Welcome, Members of Parliament

Welcome, Members of Parliament. This blog is designed to act as a student forum for anyone enrolled in my classes at a Dallas-area proprietary college, former students, and/or others who find our conversations interesting. The Parliament will be moderated to ensure civility and relevance. The directions we take, the paths we follow, and the concerns we address are all up to you.

Thursday, August 18, 2011

Drawing Lessons

During my daily noodle through the New York Times, I ran across a terrific series in their Opinionator segment. It's called "Line By Line," written by James McMullan, and is "about rediscovering the lost skill and singular pleasure of drawing."

The first installment, "Getting Back to the Phantom Skill" (September 10, 2010) discusses why he embarked on the twelve-part series, and introduces his plan. Scattered throughout the columns are examples from art history that show how skills develop and how artists have used them in the past. The series ended last December with "The Road to the Ten Unknowns," about McMullan's creation of a theater poster.

This is about the best informal art course I've seen since I came across John Ruskin's Elements of Drawing a few years back, and has reminded me to reorder it (an overly enthusiastic student apparently couldn't resist the temptation and pinched my copy). Ruskin was not only an art critic and supporter of both Turner and the Pre-Raphaelite Brotherhood, but taught drawing at the school he founded at Oxford in 1841.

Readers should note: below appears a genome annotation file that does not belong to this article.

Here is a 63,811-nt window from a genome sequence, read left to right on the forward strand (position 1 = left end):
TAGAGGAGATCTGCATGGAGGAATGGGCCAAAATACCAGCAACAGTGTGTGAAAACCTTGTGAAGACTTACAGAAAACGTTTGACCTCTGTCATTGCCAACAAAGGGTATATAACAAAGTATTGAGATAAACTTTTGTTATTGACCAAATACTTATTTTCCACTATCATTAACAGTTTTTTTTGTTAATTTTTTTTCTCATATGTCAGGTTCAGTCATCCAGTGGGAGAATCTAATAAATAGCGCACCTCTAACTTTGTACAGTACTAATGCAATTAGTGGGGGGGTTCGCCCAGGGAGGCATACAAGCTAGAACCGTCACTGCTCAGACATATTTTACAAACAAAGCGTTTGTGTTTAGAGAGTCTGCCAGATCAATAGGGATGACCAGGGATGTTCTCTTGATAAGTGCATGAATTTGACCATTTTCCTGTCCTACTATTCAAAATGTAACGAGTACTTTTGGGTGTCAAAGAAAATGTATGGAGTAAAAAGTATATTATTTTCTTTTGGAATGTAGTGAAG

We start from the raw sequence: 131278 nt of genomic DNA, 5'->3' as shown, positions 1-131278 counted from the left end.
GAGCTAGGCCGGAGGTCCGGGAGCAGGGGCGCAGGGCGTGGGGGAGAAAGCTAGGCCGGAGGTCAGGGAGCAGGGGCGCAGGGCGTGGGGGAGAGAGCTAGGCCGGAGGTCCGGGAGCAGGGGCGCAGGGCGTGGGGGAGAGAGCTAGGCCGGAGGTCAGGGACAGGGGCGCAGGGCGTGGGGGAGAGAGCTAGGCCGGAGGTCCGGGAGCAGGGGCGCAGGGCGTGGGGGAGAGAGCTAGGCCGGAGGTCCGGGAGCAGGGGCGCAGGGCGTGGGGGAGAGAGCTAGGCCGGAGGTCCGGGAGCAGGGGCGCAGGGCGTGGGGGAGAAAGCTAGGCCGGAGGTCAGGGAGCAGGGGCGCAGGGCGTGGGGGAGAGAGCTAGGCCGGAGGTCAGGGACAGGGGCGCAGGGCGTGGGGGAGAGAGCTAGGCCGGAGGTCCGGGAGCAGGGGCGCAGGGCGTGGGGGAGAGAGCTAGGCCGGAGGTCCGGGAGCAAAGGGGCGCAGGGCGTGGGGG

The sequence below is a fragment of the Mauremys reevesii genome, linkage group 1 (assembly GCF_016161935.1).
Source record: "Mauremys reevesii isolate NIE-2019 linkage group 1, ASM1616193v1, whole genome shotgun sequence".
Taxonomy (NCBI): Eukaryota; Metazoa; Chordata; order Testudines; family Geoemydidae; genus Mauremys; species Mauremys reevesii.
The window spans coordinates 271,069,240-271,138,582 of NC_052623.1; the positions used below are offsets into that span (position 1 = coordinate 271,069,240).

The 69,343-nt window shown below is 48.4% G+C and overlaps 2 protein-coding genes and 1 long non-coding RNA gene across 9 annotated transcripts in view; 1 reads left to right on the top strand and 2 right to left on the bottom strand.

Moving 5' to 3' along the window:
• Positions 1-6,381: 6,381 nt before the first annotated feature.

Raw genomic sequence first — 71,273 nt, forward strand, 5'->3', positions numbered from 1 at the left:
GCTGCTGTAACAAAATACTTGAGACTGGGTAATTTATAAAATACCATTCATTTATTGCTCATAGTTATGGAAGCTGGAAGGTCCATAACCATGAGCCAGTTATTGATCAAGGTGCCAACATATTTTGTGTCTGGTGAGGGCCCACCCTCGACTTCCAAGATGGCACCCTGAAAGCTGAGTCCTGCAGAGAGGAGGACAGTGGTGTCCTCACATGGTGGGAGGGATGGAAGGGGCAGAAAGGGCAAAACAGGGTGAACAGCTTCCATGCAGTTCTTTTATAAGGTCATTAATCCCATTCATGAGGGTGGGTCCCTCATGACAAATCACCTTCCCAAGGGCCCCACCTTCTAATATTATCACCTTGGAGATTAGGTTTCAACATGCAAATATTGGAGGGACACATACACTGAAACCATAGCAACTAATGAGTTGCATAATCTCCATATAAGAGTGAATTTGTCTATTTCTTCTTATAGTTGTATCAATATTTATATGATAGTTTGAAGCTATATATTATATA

The Ashmolean Museum houses his teaching collection, and has a website devoted to The Elements of Drawing. The materials are vast (they include a video drawing lesson based on Ruskin's principles) and of interest to anybody who wants to learn to draw--or to draw better.

The book costs less than $10 in paperback; the only thing cheaper and that good is the McMullan series.

Image notes: The painting is John Ruskin in His Study at Brantwood, by William Collingwood (1881); the self portrait is watercolor touched with bodycolour over pencil, 1861. Both from Wikimedia Commons.


Nancy said...

I've been rereading all my books on the Pre-Raphaelites and currently am searching for my book on Ruskin. He chose not to be next to the other books for some reason. I think I will up your links and suggestions.

I am trying to get back into drawing by hand having spent this semester taking a graphics for visual artists class. Good stuff but I miss pencils, pens and ink.

christine.evans279 said...

I love how he describes drawing as a "Phantom Skill" because it certainly is. All artists (good or bad) know what drawing on paper with each different medium feels like. But now that there are Photoshop brushes that imitate (to the best of their ability) the results you would get from a watercolor brush or charcoal, the skill required and feelings of drawing are lost. I think that as well as losing this the artist loses a sense of connection with their work because they cant physically mix the paint or rub the charcoal on the paper. This article was very interesting in the way that the author is bridging the gap between the digital art world and the physical art world; especially by being online! He makes some good suggestions and is (in my opinion) a fairly accomplished hand skills artist. It would be interesting to see some work from people who have taken his "course".